Stress and the mind-body connection
Everyone experiences stress and anxiety at one time or another. The difference between them is that stress is a response to a threat in a situation. Anxiety is a reaction to the stress.
Whether in good times or bad, most people say that stress interferes at least moderately with their lives. Chronic stress can affect your health, causing symptoms from headaches, high blood pressure, and chest pain to heart palpitations, skin rashes, and loss of sleep.
It’s important to recognize the signs and symptoms of stress and anxiety and learn some skills to cope with them. You can learn how to reduce their impact and manage your symptoms.
Physical activity is a proven way to reduce stress. Regular participation in aerobic exercise has been shown to decrease overall levels of tension, elevate and stabilize mood, and improve sleep and self-esteem. Other effective methods include mind-body practices of breathing exercises, yoga, and meditation.
The Mind-Body Connection
Mind-body practices are known to reduce stress and anxiety. One such practice is coherent breathing, according to Richard P. Brown, MD; Patricia L. Gerbarg, MD; and Philip R. Muskin, MD, the authors of the book How To Use Herbs, Nutrients & Yoga in Mental Health Care. Describing it “a modern adaptation of the ancient practice of breathing at approximately five breaths per minute,” the authors recommend this type of breathing to reduce anxiety, insomnia, depression, and other disorders.“A simple breathing practice called “ocean breathing” creates a feeling of deep relaxation,” says Dr. Gerbarg. Ocean breathing is breathing slowly through your nostrils about four heartbeats in and four heartbeats out, listening to the rhythm.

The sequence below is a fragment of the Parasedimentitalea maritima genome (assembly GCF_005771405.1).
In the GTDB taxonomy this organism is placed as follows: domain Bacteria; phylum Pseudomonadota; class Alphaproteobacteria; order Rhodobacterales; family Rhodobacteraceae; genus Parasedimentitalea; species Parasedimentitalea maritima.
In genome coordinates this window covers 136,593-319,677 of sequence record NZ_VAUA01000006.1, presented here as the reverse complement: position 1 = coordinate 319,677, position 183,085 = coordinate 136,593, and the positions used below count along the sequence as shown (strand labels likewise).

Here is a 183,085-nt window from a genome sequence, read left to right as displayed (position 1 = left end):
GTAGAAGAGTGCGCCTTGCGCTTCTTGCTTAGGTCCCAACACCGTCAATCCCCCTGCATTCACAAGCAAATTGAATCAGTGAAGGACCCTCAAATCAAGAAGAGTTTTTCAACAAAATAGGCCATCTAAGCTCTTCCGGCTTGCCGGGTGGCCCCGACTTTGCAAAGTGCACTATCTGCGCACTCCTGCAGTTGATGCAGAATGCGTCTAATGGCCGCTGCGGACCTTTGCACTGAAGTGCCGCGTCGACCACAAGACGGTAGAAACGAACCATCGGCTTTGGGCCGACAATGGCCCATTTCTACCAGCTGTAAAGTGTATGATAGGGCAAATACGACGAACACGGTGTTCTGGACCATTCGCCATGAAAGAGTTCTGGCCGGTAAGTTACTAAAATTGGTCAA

“It’s one of the easiest ways to raise our energy,” says Dr. Brown. “It helps us deal with stress and recharge from stress when we’re in stress overdrive and brings us into better balance again.”
Coherent breathing is safe for everyone—children, older adults, people with medical illnesses, and women who are pregnant or breastfeeding. But rapid or forceful breath practices are different and people with bipolar disorder, panic disorder or post-traumatic stress disorder should not practice them because they can cause agitation.
A well-known and often popular mind-body practice is yoga. Many people who take yoga classes report improvements in mood and well-being, according to the authors. Yoga, they explain, “reduces anxiety, overreactivity, and sleep difficulties.” It helps people “learn how to master anxiety through self-soothing,” which they say often leads to reduced dependence on therapy or medication.